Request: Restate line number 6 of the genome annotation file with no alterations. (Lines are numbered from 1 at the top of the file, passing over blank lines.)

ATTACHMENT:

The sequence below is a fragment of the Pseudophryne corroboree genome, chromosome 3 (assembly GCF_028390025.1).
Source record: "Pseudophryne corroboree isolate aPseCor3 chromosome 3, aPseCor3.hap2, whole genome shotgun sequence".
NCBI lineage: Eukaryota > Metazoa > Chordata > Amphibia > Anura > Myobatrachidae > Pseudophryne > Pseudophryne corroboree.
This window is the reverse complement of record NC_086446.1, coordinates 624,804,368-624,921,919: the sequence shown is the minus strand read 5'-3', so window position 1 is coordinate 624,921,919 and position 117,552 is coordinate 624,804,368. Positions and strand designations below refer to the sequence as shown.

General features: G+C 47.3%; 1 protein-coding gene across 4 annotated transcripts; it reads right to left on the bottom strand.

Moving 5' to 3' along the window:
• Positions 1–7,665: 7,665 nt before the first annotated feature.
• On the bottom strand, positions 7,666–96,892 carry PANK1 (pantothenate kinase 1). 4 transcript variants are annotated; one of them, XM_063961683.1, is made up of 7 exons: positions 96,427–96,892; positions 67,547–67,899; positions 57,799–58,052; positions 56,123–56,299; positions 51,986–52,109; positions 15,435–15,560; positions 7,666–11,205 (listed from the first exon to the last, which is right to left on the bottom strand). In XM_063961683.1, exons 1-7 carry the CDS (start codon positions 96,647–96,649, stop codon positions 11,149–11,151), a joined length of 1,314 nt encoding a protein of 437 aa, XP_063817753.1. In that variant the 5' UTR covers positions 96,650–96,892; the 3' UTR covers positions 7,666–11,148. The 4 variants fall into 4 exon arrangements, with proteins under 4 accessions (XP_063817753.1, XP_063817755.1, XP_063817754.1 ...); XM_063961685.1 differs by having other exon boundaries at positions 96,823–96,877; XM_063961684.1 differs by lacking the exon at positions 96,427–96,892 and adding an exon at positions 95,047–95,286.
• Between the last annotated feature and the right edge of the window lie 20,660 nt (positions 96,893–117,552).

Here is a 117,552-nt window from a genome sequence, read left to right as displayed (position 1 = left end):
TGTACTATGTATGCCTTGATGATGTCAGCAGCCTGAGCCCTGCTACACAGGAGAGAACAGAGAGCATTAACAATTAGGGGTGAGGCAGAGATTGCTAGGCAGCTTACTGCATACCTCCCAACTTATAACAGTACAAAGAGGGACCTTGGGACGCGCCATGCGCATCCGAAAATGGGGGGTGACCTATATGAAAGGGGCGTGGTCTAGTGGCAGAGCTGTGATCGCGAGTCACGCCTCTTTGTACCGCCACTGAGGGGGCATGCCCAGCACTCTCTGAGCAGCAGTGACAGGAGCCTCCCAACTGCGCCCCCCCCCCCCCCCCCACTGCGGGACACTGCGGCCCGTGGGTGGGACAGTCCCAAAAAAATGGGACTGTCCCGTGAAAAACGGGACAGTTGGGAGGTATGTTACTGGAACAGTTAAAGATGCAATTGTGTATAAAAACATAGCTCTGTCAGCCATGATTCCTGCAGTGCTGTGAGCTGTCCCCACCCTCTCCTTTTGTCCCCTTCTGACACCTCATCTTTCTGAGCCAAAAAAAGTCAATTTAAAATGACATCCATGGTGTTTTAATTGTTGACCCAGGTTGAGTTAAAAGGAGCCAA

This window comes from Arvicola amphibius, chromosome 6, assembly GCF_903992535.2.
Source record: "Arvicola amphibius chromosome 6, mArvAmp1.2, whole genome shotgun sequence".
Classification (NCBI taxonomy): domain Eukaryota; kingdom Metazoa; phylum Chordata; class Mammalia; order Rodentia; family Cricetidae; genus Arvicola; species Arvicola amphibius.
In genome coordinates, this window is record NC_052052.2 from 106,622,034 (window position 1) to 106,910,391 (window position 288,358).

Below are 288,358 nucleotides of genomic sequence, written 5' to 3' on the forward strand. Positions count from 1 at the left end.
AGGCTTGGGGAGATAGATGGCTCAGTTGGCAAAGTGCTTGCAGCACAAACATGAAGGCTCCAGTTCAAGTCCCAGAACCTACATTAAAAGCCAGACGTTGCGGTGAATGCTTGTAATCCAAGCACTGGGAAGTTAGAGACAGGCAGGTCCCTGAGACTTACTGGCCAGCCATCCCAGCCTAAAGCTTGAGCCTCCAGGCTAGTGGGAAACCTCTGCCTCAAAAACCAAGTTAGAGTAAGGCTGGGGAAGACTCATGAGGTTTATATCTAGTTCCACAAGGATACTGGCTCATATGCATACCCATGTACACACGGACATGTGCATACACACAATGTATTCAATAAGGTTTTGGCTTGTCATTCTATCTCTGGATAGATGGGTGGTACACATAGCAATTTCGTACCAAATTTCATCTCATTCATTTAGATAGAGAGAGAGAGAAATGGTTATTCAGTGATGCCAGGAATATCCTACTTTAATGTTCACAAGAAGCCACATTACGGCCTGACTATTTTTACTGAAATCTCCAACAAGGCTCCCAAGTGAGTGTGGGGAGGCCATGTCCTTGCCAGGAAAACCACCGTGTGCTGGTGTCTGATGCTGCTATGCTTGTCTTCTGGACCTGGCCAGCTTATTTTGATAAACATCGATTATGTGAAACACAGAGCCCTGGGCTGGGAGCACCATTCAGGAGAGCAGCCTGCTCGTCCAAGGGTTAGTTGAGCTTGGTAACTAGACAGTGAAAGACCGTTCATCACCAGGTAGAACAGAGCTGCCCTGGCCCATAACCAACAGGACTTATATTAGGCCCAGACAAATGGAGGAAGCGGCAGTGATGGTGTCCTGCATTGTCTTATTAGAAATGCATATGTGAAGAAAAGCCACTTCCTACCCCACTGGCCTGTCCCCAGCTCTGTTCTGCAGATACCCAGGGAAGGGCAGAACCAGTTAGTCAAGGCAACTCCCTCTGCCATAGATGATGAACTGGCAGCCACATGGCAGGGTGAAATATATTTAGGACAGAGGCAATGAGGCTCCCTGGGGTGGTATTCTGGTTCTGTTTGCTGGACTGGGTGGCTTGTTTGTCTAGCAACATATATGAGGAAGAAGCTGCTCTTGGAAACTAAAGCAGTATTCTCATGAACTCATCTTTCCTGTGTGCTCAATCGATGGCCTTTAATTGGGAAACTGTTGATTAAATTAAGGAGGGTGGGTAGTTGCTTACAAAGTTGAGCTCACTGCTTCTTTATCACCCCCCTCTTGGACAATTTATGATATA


Moving 5' to 3' along the window: